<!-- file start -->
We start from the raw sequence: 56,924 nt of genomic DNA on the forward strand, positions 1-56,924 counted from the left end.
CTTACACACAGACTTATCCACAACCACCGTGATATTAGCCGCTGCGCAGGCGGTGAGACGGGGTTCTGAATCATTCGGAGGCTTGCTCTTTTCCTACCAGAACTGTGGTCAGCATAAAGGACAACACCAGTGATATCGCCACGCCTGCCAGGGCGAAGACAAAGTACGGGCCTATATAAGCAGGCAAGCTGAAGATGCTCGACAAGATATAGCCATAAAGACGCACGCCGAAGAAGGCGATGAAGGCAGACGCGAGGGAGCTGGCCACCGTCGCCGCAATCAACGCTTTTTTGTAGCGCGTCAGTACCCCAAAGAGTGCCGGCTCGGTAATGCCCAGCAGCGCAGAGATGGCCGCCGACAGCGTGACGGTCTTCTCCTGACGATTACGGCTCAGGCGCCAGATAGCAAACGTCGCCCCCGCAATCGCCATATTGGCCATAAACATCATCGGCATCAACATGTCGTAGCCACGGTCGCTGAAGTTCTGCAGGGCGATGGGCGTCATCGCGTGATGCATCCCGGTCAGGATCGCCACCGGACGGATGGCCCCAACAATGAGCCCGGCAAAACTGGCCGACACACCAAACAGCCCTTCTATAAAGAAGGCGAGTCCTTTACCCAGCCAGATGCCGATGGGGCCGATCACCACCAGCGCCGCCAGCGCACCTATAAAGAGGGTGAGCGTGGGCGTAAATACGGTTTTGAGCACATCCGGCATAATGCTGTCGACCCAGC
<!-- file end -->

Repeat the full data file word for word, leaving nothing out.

We start from the raw sequence: 56,924 nt of genomic DNA on the forward strand, positions 1-56,924 counted from the left end.
CTTACACACAGACTTATCCACAACCACCGTGATATTAGCCGCTGCGCAGGCGGTGAGACGGGGTTCTGAATCATTCGGAGGCTTGCTCTTTTCCTACCAGAACTGTGGTCAGCATAAAGGACAACACCAGTGATATCGCCACGCCTGCCAGGGCGAAGACAAAGTACGGGCCTATATAAGCAGGCAAGCTGAAGATGCTCGACAAGATATAGCCATAAAGACGCACGCCGAAGAAGGCGATGAAGGCAGACGCGAGGGAGCTGGCCACCGTCGCCGCAATCAACGCTTTTTTGTAGCGCGTCAGTACCCCAAAGAGTGCCGGCTCGGTAATGCCCAGCAGCGCAGAGATGGCCGCCGACAGCGTGACGGTCTTCTCCTGACGATTACGGCTCAGGCGCCAGATAGCAAACGTCGCCCCCGCAATCGCCATATTGGCCATAAACATCATCGGCATCAACATGTCGTAGCCACGGTCGCTGAAGTTCTGCAGGGCGATGGGCGTCATCGCGTGATGCATCCCGGTCAGGATCGCCACCGGACGGATGGCCCCAACAATGAGCCCGGCAAAACTGGCCGACACACCAAACAGCCCTTCTATAAAGAAGGCGAGTCCTTTACCCAGCCAGATGCCGATGGGGCCGATCACCACCAGCGCCGCCAGCGCACCTATAAAGAGGGTGAGCGTGGGCGTAAATACGGTTTTGAGCACATCCGGCATAATGCTGTCGACCCAGC